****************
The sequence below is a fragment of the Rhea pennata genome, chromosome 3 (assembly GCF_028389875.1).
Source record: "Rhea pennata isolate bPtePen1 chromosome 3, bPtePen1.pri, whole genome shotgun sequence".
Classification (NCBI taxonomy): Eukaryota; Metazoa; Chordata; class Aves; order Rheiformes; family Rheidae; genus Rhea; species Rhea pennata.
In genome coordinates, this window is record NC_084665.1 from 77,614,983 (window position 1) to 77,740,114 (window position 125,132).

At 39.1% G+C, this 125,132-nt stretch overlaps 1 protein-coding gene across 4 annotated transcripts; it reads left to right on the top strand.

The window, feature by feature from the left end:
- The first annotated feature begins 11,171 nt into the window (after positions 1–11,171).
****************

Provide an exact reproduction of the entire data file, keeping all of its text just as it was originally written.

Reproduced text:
The sequence below is a fragment of the Rhea pennata genome, chromosome 3 (assembly GCF_028389875.1).
Source record: "Rhea pennata isolate bPtePen1 chromosome 3, bPtePen1.pri, whole genome shotgun sequence".
Classification (NCBI taxonomy): Eukaryota; Metazoa; Chordata; class Aves; order Rheiformes; family Rheidae; genus Rhea; species Rhea pennata.
In genome coordinates, this window is record NC_084665.1 from 77,614,983 (window position 1) to 77,740,114 (window position 125,132).

At 39.1% G+C, this 125,132-nt stretch overlaps 1 protein-coding gene across 4 annotated transcripts; it reads left to right on the top strand.

The window, feature by feature from the left end:
- The first annotated feature begins 11,171 nt into the window (after positions 1–11,171).